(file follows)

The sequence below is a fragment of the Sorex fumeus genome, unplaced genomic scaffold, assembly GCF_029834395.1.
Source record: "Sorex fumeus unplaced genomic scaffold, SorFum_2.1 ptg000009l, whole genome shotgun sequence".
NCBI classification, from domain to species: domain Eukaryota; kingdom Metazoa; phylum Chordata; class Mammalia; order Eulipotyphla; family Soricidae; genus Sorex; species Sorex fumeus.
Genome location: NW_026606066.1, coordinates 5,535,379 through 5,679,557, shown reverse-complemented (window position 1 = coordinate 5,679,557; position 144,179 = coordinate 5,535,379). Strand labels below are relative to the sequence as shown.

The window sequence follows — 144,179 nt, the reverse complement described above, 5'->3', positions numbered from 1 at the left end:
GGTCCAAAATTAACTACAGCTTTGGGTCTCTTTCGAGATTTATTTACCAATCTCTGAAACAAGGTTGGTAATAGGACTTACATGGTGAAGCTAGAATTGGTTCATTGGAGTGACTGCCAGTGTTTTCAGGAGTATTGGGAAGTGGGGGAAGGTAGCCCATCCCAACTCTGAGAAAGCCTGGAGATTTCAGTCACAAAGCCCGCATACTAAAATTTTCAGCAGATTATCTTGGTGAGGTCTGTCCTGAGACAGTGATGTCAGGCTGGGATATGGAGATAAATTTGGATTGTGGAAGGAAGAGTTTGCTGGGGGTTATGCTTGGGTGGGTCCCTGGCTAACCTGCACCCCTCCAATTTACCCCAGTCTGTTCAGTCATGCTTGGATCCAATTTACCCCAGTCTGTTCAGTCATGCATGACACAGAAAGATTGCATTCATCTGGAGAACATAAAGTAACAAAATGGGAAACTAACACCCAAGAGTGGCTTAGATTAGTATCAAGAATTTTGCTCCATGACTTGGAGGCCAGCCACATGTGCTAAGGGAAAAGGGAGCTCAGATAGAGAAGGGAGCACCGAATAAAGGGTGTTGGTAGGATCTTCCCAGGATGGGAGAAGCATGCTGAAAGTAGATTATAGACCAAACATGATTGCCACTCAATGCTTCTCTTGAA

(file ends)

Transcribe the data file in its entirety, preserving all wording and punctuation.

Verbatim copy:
The sequence below is a fragment of the Sorex fumeus genome, unplaced genomic scaffold, assembly GCF_029834395.1.
Source record: "Sorex fumeus unplaced genomic scaffold, SorFum_2.1 ptg000009l, whole genome shotgun sequence".
NCBI classification, from domain to species: domain Eukaryota; kingdom Metazoa; phylum Chordata; class Mammalia; order Eulipotyphla; family Soricidae; genus Sorex; species Sorex fumeus.
Genome location: NW_026606066.1, coordinates 5,535,379 through 5,679,557, shown reverse-complemented (window position 1 = coordinate 5,679,557; position 144,179 = coordinate 5,535,379). Strand labels below are relative to the sequence as shown.

The window sequence follows — 144,179 nt, the reverse complement described above, 5'->3', positions numbered from 1 at the left end:
GGTCCAAAATTAACTACAGCTTTGGGTCTCTTTCGAGATTTATTTACCAATCTCTGAAACAAGGTTGGTAATAGGACTTACATGGTGAAGCTAGAATTGGTTCATTGGAGTGACTGCCAGTGTTTTCAGGAGTATTGGGAAGTGGGGGAAGGTAGCCCATCCCAACTCTGAGAAAGCCTGGAGATTTCAGTCACAAAGCCCGCATACTAAAATTTTCAGCAGATTATCTTGGTGAGGTCTGTCCTGAGACAGTGATGTCAGGCTGGGATATGGAGATAAATTTGGATTGTGGAAGGAAGAGTTTGCTGGGGGTTATGCTTGGGTGGGTCCCTGGCTAACCTGCACCCCTCCAATTTACCCCAGTCTGTTCAGTCATGCTTGGATCCAATTTACCCCAGTCTGTTCAGTCATGCATGACACAGAAAGATTGCATTCATCTGGAGAACATAAAGTAACAAAATGGGAAACTAACACCCAAGAGTGGCTTAGATTAGTATCAAGAATTTTGCTCCATGACTTGGAGGCCAGCCACATGTGCTAAGGGAAAAGGGAGCTCAGATAGAGAAGGGAGCACCGAATAAAGGGTGTTGGTAGGATCTTCCCAGGATGGGAGAAGCATGCTGAAAGTAGATTATAGACCAAACATGATTGCCACTCAATGCTTCTCTTGAA